Pilate was a politician. A real world guy.
You’d think that Pilate could care less,
about what some bedraggled, harmless Jewish carpenter
thought about Truth.
He’d no time to worry about philosophy and day dreams.
But Pilate was interested in Truth!
And 2000 years later, so are we!
Maybe, right until the whole Truth thing came up,
Pilate was thinking, “Let this harmless lunatic go.”

Maybe Pilate was ready to send Jesus back out to the world,
So Pilate could get back to planning how to fix the
plumbing, and the streets and ERCOT,
And pay for the next fundraising party.
Or whatever they did in those days.
Today’s Gospel doesn’t tell us that Pilate told the Temple guys,
“I’ve got no problem with Jesus. Not guilty”.
But he did say that.
I imagine his tone was sarcastic,
along the lines of, “What is your problem?”
But, in the end, Pilate caved, as he was fated to do.
Poor Pilate. I feel sorry for the guy.
And Jesus went to the cross. Voluntarily.
Because God had a plan. And God still does.
Today’s question is simple: “What is Truth”?
My Greek books tell me that, at least in Jesus’ time,
the concept of Truth vi was already broadly understood.
The word included both factual literal “truth”
— was the light red or was it green?

And it included “Truth” with a capital T,
where we are speaking about matters of the heart,
and something that we know is real,
even if we can’t draw it, or buy it or sell it or put it in a box.
Jesus said to Pilate, “I am testifying to the Truth”.
And he said, “I am the Truth”.
Both times he was talking about Truth with a capital T.
Translated into plain American English, Jesus said to Pilate,
“I’m not false, I’m not misleading.
I’m not fake, or phony or uncertain.”
“What you see is what you get.
And what you see is the Son of God.”
That’s really the whole Christian message. That’s Jesus.
“What you see is what you get”.
And you don’t need anything else.
That’s Truth — with a capital T.
And what do we see in Jesus?
We see a man who loved life as much as anyone else.

We see a man who, like anyone else, then and now, knew the
Price of pushing the system and the authorities too far.
But Jesus did it anyway.
We see a man who, like anyone, else asked his Dad for help,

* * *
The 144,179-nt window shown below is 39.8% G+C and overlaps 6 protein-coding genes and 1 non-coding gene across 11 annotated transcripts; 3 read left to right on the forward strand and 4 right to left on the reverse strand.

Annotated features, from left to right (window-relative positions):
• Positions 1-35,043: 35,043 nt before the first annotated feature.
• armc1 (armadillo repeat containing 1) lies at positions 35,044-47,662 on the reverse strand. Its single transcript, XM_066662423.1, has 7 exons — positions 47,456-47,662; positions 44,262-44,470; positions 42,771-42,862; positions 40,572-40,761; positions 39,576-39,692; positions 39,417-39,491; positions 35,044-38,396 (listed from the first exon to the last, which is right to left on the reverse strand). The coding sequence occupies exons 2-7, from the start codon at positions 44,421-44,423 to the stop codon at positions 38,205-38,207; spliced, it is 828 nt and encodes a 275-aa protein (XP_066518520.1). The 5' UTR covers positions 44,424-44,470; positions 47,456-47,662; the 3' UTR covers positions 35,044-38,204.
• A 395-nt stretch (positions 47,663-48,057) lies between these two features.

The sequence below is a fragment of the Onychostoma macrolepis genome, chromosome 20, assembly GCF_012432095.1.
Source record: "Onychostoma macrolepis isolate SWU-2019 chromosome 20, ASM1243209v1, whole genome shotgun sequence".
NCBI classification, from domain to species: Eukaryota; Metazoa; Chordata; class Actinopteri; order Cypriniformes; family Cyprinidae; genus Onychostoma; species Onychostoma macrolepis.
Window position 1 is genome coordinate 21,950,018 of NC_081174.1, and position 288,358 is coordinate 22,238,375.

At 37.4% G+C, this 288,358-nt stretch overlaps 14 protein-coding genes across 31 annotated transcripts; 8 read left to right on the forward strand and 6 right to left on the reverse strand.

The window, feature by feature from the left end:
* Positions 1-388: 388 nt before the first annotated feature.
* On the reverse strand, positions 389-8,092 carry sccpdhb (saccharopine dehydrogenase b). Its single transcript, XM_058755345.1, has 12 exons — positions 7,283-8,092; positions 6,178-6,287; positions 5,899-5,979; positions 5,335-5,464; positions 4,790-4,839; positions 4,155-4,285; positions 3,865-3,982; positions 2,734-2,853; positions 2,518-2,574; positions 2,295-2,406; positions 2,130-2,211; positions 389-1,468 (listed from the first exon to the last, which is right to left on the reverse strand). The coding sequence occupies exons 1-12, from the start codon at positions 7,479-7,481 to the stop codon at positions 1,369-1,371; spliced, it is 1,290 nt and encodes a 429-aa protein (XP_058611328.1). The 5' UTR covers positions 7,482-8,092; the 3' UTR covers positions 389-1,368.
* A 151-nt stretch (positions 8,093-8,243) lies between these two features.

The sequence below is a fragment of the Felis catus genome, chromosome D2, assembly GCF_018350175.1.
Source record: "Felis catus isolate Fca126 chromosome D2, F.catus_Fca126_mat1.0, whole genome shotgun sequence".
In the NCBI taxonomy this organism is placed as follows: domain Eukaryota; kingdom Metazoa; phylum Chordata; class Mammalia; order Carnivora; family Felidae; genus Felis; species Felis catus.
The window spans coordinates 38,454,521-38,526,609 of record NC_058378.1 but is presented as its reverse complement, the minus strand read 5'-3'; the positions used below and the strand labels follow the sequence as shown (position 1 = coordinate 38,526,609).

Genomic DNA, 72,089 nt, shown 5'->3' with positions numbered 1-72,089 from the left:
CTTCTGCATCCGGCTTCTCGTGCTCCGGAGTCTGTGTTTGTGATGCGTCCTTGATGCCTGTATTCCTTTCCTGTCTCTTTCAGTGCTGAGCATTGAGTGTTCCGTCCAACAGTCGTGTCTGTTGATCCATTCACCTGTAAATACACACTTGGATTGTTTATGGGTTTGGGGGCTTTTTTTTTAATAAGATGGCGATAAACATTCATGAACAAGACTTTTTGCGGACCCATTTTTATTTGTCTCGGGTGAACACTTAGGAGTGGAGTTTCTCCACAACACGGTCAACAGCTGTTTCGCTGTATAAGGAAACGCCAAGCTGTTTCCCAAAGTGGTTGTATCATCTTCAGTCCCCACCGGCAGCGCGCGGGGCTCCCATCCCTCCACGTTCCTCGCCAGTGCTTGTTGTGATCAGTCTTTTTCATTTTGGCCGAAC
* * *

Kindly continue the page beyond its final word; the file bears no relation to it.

even though he knew he was going to have to go it alone.
We see a man who put love first. Who said “Yes”!
When he really, really, wanted to say “No”.
When it comes to Jesus
“What you see if what you get”.
Complete selfless authenticity. Others come first.
And that is how Jesus asks us to carry on our lives.
Complete selfless authenticity.
What does that look like to you?
What is Jesus calling us to be?
What is Jesus calling you to be?
What is Jesus calling me to be?
Ask yourself those questions.
Whoever you are, wherever you are.

You’ll get an answer … and it may not be what you’re hoping…
but remember this:
Jesus said “Yes”, when he really, really wanted to say “No”.
-AMEN

i This is part two of what folks often call Jesus’ “Passion”. The Scriptures establish that Jesus was
there alone, when he prayed, because even though he asked Peter, John and James, to stay awake
they did not. There are stylistic differences in the prayers attributed to Jesus in the Garden, and
we don’t know who, if any was an eyewitness witness. Perhaps John, who traditionally wrote
John 17, is the most likely witness, but then the prayer was very long and detailed, and there was
no scribe. So it would have to have been written from memory, 30 years or more after the fact.
Part 1 was the Garden, where he wept tears of blood, and prays “Righteous Father, though the
world does not know you, I know you, and they know that you have sent me.”
ii “Let this cup pass from me”. He also prayed, “My Father, if it is not possible for this cup to be
taken away unless I drink it, may your will be done” (Matthew 26:39, 42).
iii And we thought out politics were awkward!
iv Pilate was apparently appointed by Tiberius Caesar, the adopted son of Caesar
Augustus in 26 AD. He kept the job until 37 AD. What a job! For reasons not clearly
established he was recalled to Rome, but the emperor dies, and after that we really don’t
have a clear outcome for Pilate, other than that he died in 37 AD.
v Today’s reading cuts out Pilate’s response, to Jesus’ statement about Truth. But what
Jesus said really matters … a lot. Can you imagine the smirk on Pilate’s face when he
said, to Jesus, “Ok, smart guy. What is truth?”
vi STRONGS NT 227: ἀληθής